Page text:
Class Year


Document Type

Student Research Paper

Date of Creation

Fall 2019

Department 1

Political Science


I argue that a strong civil society suggests the existence of institutions that provide alternate mechanisms to reduce grievance as well as opportunities for public problem solving, which, in turn, should result in a decreased probability of civil war onset as well as decreased civil war incidence (a proxy for civil war duration). Controlling for per capita GDP, ethnic fractionalization, regime type, and population -- the measures that tend to have the strongest association with civil war onset and incidence -- I find that the presence of strong civil society does, indeed, have a negative and statistically significant association with probability of civil war incidence, though not (at the 95% confidence level) with civil war onset. Nevertheless, insofar as civil society can emerge absent broader societal changes such as the expansion of economic opportunity, this research has broad policy implications for governments and international organizations seeking to alleviate the tolls of war.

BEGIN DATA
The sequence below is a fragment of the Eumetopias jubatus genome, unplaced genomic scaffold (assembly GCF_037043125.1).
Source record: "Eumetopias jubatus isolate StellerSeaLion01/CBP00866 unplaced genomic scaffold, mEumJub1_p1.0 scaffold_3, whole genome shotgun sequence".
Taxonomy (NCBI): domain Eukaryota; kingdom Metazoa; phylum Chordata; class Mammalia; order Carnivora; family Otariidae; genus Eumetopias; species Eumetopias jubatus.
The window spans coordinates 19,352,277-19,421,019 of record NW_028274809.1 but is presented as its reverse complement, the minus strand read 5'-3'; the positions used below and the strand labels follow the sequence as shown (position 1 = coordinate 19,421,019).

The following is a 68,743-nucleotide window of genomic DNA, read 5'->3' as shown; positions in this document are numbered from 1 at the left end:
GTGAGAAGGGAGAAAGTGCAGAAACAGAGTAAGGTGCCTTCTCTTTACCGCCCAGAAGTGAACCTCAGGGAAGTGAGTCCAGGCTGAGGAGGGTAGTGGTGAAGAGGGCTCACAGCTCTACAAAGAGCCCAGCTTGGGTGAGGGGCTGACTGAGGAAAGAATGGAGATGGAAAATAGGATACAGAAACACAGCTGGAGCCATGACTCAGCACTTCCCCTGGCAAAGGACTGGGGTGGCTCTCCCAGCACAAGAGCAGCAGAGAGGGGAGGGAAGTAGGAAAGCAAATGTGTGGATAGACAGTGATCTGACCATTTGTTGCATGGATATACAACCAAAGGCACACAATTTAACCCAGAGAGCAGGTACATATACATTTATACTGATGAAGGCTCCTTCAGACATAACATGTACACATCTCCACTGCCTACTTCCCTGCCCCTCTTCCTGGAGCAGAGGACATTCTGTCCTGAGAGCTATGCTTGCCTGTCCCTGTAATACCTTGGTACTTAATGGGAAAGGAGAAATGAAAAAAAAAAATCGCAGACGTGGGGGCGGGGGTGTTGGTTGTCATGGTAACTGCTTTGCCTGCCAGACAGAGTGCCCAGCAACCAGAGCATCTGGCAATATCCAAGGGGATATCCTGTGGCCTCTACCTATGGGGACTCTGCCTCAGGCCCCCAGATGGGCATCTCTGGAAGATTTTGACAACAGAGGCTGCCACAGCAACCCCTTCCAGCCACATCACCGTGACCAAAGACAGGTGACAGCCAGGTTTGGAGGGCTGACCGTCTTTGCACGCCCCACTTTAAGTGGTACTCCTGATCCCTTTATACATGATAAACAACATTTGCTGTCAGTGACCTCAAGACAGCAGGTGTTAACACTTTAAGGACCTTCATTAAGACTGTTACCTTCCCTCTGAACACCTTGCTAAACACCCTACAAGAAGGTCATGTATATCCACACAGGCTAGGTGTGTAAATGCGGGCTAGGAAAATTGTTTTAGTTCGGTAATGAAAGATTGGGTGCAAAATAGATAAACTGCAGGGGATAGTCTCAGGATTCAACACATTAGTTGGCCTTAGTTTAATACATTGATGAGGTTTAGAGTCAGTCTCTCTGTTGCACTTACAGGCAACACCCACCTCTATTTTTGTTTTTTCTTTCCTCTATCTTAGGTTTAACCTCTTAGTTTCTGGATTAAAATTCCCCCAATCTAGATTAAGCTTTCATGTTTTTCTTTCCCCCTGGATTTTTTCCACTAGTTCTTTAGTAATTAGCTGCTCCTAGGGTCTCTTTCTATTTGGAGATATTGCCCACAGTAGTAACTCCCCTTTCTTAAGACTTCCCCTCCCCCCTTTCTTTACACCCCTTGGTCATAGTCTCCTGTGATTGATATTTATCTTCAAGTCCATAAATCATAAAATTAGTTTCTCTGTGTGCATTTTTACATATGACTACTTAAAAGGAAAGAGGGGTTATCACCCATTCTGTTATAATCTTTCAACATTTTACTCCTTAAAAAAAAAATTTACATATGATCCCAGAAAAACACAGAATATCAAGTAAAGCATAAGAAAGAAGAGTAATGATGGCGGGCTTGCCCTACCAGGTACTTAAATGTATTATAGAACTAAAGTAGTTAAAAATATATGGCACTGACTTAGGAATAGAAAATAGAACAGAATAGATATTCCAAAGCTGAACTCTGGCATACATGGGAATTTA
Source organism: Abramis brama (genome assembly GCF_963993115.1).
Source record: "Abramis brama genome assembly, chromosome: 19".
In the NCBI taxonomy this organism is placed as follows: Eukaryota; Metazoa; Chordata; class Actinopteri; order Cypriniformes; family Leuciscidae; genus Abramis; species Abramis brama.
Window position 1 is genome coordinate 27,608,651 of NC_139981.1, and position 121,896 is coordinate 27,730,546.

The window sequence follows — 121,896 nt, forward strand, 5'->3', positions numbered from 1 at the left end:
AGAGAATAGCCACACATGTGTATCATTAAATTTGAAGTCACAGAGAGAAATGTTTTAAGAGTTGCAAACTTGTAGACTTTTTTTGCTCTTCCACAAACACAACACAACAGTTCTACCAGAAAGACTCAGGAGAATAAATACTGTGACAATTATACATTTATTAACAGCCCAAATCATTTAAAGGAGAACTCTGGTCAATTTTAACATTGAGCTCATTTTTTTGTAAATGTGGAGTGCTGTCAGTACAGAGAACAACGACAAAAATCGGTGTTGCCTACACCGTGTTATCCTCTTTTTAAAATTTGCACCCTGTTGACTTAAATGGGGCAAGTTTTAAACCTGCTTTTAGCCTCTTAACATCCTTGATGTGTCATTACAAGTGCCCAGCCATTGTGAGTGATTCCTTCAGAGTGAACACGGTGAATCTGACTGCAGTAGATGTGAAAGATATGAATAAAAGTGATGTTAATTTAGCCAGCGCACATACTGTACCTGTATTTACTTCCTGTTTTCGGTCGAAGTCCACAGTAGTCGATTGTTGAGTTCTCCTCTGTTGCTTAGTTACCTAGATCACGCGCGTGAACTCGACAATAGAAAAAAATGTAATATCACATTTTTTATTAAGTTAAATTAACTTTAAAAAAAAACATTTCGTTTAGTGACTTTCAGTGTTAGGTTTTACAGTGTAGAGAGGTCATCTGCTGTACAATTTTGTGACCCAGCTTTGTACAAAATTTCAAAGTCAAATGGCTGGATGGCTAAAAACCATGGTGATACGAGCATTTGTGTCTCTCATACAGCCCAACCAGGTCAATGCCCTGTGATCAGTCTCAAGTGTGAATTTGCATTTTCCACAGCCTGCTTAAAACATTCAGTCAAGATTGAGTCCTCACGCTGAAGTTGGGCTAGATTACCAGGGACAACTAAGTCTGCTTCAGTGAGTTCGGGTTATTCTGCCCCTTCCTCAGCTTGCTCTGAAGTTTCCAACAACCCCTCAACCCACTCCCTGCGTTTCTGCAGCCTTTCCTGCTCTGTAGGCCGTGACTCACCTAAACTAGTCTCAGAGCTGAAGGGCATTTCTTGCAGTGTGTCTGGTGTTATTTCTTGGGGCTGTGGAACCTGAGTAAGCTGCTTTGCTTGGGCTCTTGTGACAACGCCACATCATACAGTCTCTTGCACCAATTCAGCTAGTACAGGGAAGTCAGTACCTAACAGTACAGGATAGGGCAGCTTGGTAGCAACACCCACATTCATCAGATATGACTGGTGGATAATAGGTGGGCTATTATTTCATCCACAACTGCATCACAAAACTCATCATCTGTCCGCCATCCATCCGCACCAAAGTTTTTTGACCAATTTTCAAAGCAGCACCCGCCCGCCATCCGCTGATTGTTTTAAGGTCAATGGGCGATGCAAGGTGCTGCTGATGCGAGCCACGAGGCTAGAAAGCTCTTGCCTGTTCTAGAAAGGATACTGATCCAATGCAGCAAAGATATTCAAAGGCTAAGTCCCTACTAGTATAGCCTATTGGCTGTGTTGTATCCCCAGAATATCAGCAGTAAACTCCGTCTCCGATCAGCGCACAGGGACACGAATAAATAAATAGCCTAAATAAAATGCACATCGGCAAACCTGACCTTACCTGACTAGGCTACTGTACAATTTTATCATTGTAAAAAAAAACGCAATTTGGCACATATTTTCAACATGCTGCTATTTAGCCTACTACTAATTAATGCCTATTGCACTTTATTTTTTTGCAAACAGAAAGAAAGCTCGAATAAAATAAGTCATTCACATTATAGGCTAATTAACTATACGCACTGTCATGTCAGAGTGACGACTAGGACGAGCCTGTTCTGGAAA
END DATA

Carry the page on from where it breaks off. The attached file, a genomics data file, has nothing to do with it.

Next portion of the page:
Written for POL 303: Civil Wars & Political Violence.

Creative Commons License

Creative Commons Attribution-Noncommercial-No Derivative Works 4.0 License
This work is licensed under a Creative Commons Attribution-Noncommercial-No Derivative Works 4.0 License.